But I think the craziest part was when he was 2 years old and he had this little piano that one of his nurses in the NICU had given him. He was maybe like 2, 2 and a half years old. He was playing on the floor with it. And I just was listening to him and I was like, "I think he's trying to play 'London Bridges.'" And my husband is like, "Nah." And I was like, "Okay, whatever. I think he is." And then like a couple days later, he plays "London Bridges" on this little four-key piano. And I was like, "He played 'London Bridges' on this piano!" And so I took out my phone and I videoed it because I knew my husband wouldn't believe me that he plays "London Bridges" on the piano. So I took a video of it and I showed it to my husband. And he was like, "Wow, that's so cool. Like, we should get him like a bigger piano." So we got him this piano that had five keys on it. Because that was, you know, advancing. And so then he was playing like "Mary Had a Little Lamb" and some other little nursery rhyme songs on his five-key piano. And then one day my husband came home with like a little Minions keyboard. I think Atty was almost three at this point, probably a couple months shy of three, and he was just playing all of these little nursery rhymes songs on this piano. And we were just awestruck, blown away by this little boy that we were like, "How is he going to like live in the world and communicate with people and like, have joy and fulfillment?" And he just started playing the piano so young.
And I was telling a good friend of mine, actually KaRyn, I was telling her about this. And she was like, "You should get him piano lessons." I was like, "He can't even like read or talk. How am I going to get him piano lessons?"
She was like, "There's this type of piano lessons called Suzuki that it's just like playing by ear. And there's like, teachers who just teach kids by ear." And I was like, "Oh, okay." So I looked it up. And I found a teacher. And I asked her and she was like, "Well, how old is he?" And I was like, "Oh, he's three." And she said, "We don't usually work with kids that young." And I was like, "Yeah, but he already knows how to play all these songs that he just taught himself." And so she was like, "Well, bring them over and we'll, you know, look at it. "And so I took him to his teachers house the first time to play the piano. And he crawled right up on the piano bench because he was so excited to see like a full piano. And she started doing a piano lesson with him. And when we were done, she was like, "That was six months of lessons in 20 minutes." She was like, "This is what my seven and eight year olds are playing." And he was three. And it has just like blossomed from there. He loves to play the piano. And he probably plays it 2, 3, 4 hours a day. Anything he hears on the radio, or on his little cartoon shows that he likes to watch, he just loves to run to the piano and see if he can like pick out the tune and play it.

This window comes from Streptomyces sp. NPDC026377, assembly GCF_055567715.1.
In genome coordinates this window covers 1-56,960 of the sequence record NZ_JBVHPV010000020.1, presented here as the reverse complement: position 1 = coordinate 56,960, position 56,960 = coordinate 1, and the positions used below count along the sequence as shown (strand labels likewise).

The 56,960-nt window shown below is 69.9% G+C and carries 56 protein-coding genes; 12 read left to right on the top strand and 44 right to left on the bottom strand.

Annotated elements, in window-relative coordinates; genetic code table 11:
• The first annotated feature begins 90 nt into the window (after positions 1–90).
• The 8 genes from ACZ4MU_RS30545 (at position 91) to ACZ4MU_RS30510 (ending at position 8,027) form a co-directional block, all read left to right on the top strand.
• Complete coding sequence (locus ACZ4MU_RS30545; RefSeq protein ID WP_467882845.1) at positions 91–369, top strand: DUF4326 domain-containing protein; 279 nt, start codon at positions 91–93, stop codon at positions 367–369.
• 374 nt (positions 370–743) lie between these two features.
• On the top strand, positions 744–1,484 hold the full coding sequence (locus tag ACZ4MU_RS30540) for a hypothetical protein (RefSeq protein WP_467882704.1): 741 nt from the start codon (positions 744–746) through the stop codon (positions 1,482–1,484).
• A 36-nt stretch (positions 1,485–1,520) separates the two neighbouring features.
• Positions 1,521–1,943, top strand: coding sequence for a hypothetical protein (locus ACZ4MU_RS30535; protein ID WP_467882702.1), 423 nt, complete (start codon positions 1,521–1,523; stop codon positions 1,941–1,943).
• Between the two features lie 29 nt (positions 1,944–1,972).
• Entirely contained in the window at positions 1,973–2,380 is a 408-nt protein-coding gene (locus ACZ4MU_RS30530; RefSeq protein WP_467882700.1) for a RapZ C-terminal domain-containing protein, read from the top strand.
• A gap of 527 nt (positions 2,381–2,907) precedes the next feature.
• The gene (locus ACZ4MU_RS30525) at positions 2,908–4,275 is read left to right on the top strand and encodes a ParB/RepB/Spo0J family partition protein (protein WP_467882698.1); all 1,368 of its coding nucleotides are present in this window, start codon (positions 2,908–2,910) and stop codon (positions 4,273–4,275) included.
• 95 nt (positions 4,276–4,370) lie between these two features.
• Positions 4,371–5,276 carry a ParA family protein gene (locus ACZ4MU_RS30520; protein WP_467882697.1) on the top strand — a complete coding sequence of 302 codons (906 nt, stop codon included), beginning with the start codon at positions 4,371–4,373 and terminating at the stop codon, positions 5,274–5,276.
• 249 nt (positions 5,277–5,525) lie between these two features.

Aliah Hall 37:51
You never know what the Lord has in store, you know. Like when you're going through that wilderness. When you're in that dark place and you can't see the light. You don't know how you're going to get out of it. Like you just don't know what the Lord has for you on the other side. Not that we're on the other side, but we have some light.
That was Aliah